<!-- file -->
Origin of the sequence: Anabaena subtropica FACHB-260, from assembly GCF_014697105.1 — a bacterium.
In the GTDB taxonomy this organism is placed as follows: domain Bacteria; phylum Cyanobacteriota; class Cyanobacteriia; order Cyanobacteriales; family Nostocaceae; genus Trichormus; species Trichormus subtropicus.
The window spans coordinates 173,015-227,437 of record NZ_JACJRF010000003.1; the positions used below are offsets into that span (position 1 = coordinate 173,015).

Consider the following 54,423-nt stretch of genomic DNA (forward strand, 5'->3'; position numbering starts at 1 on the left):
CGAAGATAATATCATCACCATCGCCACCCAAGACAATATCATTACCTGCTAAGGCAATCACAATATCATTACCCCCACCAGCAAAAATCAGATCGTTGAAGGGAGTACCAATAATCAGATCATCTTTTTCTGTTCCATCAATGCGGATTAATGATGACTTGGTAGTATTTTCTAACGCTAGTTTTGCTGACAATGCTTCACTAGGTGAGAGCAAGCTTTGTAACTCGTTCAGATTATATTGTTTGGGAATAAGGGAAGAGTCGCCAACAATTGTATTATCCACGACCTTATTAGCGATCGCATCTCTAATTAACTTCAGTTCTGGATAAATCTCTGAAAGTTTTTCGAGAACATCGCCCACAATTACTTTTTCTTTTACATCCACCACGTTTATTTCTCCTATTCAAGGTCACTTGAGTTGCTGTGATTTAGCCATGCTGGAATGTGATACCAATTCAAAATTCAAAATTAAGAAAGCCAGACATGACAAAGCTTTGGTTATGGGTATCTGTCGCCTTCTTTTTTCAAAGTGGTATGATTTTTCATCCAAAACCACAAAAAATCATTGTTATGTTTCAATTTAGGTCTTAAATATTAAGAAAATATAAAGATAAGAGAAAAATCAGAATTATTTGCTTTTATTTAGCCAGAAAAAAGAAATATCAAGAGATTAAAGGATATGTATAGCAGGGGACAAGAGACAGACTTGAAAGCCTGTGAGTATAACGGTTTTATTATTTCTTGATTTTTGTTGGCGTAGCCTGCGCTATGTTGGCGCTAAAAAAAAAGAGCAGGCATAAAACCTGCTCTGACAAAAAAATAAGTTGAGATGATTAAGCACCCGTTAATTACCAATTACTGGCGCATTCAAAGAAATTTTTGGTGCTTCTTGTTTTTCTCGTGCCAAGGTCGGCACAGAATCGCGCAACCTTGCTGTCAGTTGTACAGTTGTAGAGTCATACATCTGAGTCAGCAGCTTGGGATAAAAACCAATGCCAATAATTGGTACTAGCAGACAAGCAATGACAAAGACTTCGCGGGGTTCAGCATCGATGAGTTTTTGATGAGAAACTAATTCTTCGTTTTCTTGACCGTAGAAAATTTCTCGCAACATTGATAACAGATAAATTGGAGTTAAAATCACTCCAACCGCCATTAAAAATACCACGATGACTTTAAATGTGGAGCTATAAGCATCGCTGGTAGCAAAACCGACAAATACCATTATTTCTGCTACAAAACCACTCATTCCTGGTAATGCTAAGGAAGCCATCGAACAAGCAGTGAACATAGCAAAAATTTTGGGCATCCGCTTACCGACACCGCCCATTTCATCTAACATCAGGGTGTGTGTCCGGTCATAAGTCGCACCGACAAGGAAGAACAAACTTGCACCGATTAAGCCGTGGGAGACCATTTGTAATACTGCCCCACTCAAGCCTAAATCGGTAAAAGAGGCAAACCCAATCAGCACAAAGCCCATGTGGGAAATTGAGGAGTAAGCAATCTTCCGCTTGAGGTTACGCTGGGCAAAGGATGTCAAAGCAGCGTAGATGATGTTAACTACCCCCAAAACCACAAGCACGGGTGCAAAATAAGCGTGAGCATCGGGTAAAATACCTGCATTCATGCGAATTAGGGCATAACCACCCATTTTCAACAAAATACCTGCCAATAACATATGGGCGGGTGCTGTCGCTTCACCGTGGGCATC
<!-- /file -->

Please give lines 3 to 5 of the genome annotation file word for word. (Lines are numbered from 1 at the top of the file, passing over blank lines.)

The window spans coordinates 173,015-227,437 of record NZ_JACJRF010000003.1; the positions used below are offsets into that span (position 1 = coordinate 173,015).

Consider the following 54,423-nt stretch of genomic DNA (forward strand, 5'->3'; position numbering starts at 1 on the left):
CGAAGATAATATCATCACCATCGCCACCCAAGACAATATCATTACCTGCTAAGGCAATCACAATATCATTACCCCCACCAGCAAAAATCAGATCGTTGAAGGGAGTACCAATAATCAGATCATCTTTTTCTGTTCCATCAATGCGGATTAATGATGACTTGGTAGTATTTTCTAACGCTAGTTTTGCTGACAATGCTTCACTAGGTGAGAGCAAGCTTTGTAACTCGTTCAGATTATATTGTTTGGGAATAAGGGAAGAGTCGCCAACAATTGTATTATCCACGACCTTATTAGCGATCGCATCTCTAATTAACTTCAGTTCTGGATAAATCTCTGAAAGTTTTTCGAGAACATCGCCCACAATTACTTTTTCTTTTACATCCACCACGTTTATTTCTCCTATTCAAGGTCACTTGAGTTGCTGTGATTTAGCCATGCTGGAATGTGATACCAATTCAAAATTCAAAATTAAGAAAGCCAGACATGACAAAGCTTTGGTTATGGGTATCTGTCGCCTTCTTTTTTCAAAGTGGTATGATTTTTCATCCAAAACCACAAAAAATCATTGTTATGTTTCAATTTAGGTCTTAAATATTAAGAAAATATAAAGATAAGAGAAAAATCAGAATTATTTGCTTTTATTTAGCCAGAAAAAAGAAATATCAAGAGATTAAAGGATATGTATAGCAGGGGACAAGAGACAGACTTGAAAGCCTGTGAGTATAACGGTTTTATTATTTCTTGATTTTTGTTGGCGTAGCCTGCGCTATGTTGGCGCTAAAAAAAAAGAGCAGGCATAAAACCTGCTCTGACAAAAAAATAAGTTGAGATGATTAAGCACCCGTTAATTACCAATTACTGGCGCATTCAAAGAAATTTTTGGTGCTTCTTGTTTTTCTCGTGCCAAGGTCGGCACAGAATCGCGCAACCTTGCTGTCAGTTGTACAGTTGTAGAGTCATACATCTGAGTCAGCAGCTTGGGATAAAAACCAATGCCAATAATTGGTACTAGCAGACAAGCAATGACAAAGACTTCGCGGGGTTCAGCATCGATGAGTTTTTGATGAGAAACTAATTCTTCGTTTTCTTGACCGTAGAAAATTTCTCGCAACATTGATAACAGATAAATTGGAGTTAAAATCACTCCAACCGCCATTAAAAATACCACGATGACTTTAAATGTGGAGCTATAAGCATCGCTGGTAGCAAAACCGACAAATACCATTATTTCTGCTACAAAACCACTCATTCCTGGTAATGCTAAGGAAGCCATCGAACAAGCAGTGAACATAGCAAAAATTTTGGGCATCCGCTTACCGACACCGCCCATTTCATCTAACATCAGGGTGTGTGTCCGGTCATAAGTCGCACCGACAAGGAAGAACAAACTTGCACCGATTAAGCCGTGGGAGACCATTTGTAATACTGCCCCACTCAAGCCTAAATCGGTAAAAGAGGCAAACCCAATCAGCACAAAGCCCATGTGGGAAATTGAGGAGTAAGCAATCTTCCGCTTGAGGTTACGCTGGGCAAAGGATGTCAAAGCAGCGTAGATGATGTTAACTACCCCCAAAACCACAAGCACGGGTGCAAAATAAGCGTGAGCATCGGGTAAAATACCTGCATTCATGCGAATTAGGGCATAACCACCCATTTTCAACAAAATACCTGCCAATAACATATGGGCGGGTGCTGTCGCTTCACCGTGGGCATC